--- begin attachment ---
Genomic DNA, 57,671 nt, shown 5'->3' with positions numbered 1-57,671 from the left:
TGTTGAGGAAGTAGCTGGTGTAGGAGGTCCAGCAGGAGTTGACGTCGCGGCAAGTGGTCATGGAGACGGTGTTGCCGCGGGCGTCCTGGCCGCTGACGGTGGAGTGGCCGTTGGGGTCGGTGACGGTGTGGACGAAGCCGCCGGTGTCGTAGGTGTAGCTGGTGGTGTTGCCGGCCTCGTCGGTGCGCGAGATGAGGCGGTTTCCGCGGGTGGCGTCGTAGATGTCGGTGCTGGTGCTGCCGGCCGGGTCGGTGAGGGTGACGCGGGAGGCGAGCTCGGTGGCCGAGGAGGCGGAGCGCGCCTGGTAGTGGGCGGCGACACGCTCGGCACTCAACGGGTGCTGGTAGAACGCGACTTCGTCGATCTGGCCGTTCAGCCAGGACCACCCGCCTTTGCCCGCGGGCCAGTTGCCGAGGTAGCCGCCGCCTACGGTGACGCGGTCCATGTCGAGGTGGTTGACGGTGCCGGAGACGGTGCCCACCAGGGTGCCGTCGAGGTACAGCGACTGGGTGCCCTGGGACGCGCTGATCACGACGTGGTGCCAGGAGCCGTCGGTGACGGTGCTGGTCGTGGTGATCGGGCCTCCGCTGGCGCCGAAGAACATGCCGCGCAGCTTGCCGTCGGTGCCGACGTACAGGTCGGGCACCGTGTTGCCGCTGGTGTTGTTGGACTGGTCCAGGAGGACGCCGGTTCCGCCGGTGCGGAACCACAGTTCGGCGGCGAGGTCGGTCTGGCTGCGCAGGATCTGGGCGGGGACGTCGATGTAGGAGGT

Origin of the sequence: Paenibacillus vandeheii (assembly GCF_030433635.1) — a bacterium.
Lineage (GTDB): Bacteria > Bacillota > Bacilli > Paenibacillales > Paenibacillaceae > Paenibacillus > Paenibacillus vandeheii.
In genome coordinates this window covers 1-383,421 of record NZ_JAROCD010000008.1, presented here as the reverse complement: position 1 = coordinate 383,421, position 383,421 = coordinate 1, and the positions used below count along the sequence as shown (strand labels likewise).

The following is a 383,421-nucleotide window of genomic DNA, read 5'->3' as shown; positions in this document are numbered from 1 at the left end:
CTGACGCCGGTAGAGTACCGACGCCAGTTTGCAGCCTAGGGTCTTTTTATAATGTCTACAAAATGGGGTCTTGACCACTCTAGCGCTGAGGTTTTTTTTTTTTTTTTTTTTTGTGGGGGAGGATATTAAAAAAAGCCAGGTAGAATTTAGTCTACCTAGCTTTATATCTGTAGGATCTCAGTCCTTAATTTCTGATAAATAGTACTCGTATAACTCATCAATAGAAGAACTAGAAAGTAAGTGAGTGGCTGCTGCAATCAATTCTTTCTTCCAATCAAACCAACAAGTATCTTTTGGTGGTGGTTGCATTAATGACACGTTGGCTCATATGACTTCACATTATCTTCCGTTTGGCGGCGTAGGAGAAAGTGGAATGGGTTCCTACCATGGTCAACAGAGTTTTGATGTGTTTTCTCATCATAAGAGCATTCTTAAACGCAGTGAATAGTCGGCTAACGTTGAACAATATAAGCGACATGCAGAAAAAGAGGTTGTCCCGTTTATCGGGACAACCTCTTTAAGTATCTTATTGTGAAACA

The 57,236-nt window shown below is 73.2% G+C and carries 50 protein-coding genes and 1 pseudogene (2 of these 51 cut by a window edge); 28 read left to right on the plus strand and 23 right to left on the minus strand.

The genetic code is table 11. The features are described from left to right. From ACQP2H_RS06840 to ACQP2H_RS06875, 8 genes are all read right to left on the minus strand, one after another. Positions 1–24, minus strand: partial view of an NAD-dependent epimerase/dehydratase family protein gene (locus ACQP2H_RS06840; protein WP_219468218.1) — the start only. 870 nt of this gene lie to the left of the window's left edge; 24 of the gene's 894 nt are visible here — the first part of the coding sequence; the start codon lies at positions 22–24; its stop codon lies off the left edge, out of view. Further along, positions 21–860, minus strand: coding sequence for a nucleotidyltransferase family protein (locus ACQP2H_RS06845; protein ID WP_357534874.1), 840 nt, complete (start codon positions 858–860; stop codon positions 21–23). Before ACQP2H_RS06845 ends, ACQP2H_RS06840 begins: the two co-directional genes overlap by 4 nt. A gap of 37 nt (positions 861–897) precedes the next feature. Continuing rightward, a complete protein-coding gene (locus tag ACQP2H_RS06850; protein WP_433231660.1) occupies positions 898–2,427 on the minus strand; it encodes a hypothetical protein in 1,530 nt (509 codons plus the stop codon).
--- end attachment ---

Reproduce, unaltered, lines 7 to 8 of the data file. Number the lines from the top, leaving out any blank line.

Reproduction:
CTGACGCCGGTAGAGTACCGACGCCAGTTTGCAGCCTAGGGTCTTTTTATAATGTCTACAAAATGGGGTCTTGACCACTCTAGCGCTGAGGTTTTTTTTTTTTTTTTTTTTTGTGGGGGAGGATATTAAAAAAAGCCAGGTAGAATTTAGTCTACCTAGCTTTATATCTGTAGGATCTCAGTCCTTAATTTCTGATAAATAGTACTCGTATAACTCATCAATAGAAGAACTAGAAAGTAAGTGAGTGGCTGCTGCAATCAATTCTTTCTTCCAATCAAACCAACAAGTATCTTTTGGTGGTGGTTGCATTAATGACACGTTGGCTCATATGACTTCACATTATCTTCCGTTTGGCGGCGTAGGAGAAAGTGGAATGGGTTCCTACCATGGTCAACAGAGTTTTGATGTGTTTTCTCATCATAAGAGCATTCTTAAACGCAGTGAATAGTCGGCTAACGTTGAACAATATAAGCGACATGCAGAAAAAGAGGTTGTCCCGTTTATCGGGACAACCTCTTTAAGTATCTTATTGTGAAACA

The 57,236-nt window shown below is 73.2% G+C and carries 50 protein-coding genes and 1 pseudogene (2 of these 51 cut by a window edge); 28 read left to right on the plus strand and 23 right to left on the minus strand.